Ruptured Aneurysm

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Ruptured Aneurysm Explained

An aneurysm is created when blood flows collide with artery walls and weaken them. Over time those weakened walls stretch out and form an aneurysm until it eventually bursts. A ruptured aneurysm (patient has already experienced a hemorrhagic stroke, SAH), generally requires treatment as soon as possible due to the high re-bleeding rate. Treatment options of the SAH patient are the same procedures (coiling and clipping) as for unruptured aneurysms, however, the decision is made by the attending physician as the patient is often unconscious or unable to participate in the decision-making.

Treatment time and option decisions are made based on similar criteria: size, location and shape of the aneurysm and the added factors of the hemorrhage as well as the patient’s overall medical condition. One caution the family of a ruptured aneurysm patient might want to take at this juncture is to ensure that both an interventional radiologist and a neurosurgeon consult over the case as time and the patient’s condition permit. In some cases either technique could be used, and the recommendation on how to proceed will be influenced by a number of considerations including, the age and condition of the patient and the experience and skills of the attending physicians.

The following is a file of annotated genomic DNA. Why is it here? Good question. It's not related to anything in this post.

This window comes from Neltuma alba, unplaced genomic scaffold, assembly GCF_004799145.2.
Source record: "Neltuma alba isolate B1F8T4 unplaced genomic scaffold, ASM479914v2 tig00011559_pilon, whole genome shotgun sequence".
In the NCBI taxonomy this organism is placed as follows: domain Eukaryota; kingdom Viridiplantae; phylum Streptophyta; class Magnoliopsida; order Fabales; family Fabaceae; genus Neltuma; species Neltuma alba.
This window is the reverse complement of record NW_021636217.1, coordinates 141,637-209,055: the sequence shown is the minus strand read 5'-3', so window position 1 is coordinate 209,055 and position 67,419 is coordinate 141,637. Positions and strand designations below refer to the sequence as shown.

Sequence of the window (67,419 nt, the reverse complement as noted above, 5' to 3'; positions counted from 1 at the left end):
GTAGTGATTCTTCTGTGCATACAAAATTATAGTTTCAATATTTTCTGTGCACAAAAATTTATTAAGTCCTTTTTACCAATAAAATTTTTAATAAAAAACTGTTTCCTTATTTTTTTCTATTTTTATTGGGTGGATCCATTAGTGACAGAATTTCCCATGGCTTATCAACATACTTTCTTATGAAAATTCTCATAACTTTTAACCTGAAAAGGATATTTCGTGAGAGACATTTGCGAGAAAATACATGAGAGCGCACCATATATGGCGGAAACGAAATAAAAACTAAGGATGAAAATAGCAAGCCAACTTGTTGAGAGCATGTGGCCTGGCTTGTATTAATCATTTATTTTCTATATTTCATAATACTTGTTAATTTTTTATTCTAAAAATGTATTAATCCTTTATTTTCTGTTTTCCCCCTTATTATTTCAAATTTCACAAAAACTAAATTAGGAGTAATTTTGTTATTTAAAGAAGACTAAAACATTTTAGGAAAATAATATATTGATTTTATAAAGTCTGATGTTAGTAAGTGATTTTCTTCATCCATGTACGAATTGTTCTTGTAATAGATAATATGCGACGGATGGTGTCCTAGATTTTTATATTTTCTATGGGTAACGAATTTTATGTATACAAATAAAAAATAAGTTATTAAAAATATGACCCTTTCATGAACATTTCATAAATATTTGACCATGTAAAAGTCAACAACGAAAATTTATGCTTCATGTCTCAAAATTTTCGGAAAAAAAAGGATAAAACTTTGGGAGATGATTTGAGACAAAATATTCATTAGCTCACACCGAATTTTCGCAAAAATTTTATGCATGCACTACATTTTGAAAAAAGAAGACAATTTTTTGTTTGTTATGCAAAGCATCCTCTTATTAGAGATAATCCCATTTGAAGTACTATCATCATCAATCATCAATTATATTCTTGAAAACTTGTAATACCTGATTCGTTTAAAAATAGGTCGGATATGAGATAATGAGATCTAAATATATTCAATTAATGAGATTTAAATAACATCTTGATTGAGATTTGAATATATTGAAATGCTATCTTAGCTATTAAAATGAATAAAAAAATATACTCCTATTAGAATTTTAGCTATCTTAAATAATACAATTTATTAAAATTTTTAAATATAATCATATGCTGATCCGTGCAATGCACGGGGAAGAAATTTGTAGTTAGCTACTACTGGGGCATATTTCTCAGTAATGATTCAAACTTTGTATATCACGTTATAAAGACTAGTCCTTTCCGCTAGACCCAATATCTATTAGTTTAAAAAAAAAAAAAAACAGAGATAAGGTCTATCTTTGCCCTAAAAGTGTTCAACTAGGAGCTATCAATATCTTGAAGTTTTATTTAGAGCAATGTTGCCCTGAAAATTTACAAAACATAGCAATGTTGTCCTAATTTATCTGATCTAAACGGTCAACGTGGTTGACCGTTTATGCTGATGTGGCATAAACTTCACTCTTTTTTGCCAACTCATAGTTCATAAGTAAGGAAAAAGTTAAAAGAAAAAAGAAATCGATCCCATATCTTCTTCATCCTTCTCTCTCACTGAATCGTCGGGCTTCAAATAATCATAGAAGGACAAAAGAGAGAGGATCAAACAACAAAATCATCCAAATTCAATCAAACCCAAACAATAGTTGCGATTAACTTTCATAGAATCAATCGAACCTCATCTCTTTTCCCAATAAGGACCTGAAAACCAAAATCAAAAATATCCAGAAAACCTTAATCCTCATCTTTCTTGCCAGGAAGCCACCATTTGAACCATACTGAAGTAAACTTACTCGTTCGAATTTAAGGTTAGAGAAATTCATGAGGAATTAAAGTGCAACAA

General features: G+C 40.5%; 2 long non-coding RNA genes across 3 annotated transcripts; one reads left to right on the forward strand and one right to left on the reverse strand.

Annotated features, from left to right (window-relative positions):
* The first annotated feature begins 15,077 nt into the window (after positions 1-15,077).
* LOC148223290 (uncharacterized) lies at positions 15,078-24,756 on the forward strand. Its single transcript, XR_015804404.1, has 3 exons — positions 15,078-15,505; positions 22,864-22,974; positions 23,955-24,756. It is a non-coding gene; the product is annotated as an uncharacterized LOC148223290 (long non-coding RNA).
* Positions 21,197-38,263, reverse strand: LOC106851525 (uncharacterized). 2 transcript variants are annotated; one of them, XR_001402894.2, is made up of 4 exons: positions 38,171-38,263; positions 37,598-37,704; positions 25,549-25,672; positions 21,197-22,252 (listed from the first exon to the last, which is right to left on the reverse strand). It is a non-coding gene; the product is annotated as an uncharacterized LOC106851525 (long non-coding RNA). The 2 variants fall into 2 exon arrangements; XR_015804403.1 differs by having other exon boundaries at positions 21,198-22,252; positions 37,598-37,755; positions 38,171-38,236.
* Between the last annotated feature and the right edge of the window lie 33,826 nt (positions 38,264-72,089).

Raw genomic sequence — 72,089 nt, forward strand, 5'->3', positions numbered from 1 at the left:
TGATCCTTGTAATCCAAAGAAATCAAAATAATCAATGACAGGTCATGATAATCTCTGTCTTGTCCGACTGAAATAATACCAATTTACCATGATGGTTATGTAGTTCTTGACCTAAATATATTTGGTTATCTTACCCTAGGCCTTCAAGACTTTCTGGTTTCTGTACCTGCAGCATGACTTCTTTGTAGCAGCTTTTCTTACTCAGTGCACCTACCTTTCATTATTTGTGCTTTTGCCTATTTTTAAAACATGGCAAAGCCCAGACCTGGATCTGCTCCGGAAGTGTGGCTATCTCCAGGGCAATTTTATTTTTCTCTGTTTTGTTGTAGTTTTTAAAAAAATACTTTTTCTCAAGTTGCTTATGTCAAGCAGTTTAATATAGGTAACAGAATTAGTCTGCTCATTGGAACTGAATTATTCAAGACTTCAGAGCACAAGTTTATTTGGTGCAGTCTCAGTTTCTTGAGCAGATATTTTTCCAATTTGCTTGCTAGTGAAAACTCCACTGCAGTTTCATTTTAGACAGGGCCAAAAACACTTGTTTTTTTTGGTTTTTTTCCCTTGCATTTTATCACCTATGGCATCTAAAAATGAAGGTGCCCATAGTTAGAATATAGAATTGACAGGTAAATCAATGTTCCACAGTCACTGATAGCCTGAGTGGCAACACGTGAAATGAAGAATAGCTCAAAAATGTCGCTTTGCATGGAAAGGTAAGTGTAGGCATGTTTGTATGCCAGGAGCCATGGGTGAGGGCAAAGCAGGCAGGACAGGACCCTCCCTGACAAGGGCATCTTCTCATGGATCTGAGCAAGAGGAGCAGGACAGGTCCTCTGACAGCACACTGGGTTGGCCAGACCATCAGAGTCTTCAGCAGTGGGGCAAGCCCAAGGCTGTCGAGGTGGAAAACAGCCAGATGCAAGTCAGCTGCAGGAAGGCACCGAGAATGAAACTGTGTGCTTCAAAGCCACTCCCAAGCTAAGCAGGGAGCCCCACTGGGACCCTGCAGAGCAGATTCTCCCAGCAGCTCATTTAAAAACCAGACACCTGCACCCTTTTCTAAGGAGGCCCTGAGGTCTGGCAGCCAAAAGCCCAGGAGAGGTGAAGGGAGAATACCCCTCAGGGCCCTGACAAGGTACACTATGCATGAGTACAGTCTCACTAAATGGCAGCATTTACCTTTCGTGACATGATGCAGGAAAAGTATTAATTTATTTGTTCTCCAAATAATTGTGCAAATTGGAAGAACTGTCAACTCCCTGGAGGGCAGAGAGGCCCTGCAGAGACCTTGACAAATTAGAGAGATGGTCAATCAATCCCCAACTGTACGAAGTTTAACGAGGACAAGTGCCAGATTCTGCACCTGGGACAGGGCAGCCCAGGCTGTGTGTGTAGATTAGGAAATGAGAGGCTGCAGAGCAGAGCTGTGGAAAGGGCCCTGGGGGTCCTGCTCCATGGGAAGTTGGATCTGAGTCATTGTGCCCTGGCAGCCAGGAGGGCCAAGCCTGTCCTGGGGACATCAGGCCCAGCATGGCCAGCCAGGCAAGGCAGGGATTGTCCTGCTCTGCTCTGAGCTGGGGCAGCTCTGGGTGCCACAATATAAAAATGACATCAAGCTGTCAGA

Once a hemorrhage has occurred, several consequences might develop.

Possible Impairments of a Ruptured Brain Aneurysm/AVM

50% of those who survive a ruptured brain aneurysm or AVM will have some type of permanent disability

  • Verbal memory loss – up to 60% will lose their recall of some or many words
  • Visual memory loss – up to 50% will not be able to remember what things look like
  • Short and long term memory loss – up to 60% will have disruption in short or long term memory formation and recall
  • Executive function loss – up to 76% will have impaired problem solving or decision making skills or a loss of inhibition or attention span
  • Language impairment – up to 75% will have speaking impairments (this refers to physical difficulties in speaking and forming words)
  • Self-care limitations – 12% or more will struggle to feed, dress, groom, bathe or use the toilet
  • Daily living limitations – up to 93% will have difficulty with driving, managing finances, shopping and housekeeping tasks
  • Work limitations – up to 94% are unable to return to their previous job and those that do return cannot assume the same responsibilities or work as many hours
  • Quality of life – more than 90% reported diminished quality of life
  • Depression – more than 50% will suffer ongoing depression after recovery
  • Anxiety – up to 54% will suffer chronic anxiety
  • Sleep disorders and fatigue – up to 45% will have disrupted sleep patterns and/or chronic fatigue or insomnia that are persistent throughout their life
  • PTSD – up to 37% of survivors suffer symptoms consistent with post-traumatic stress disorder

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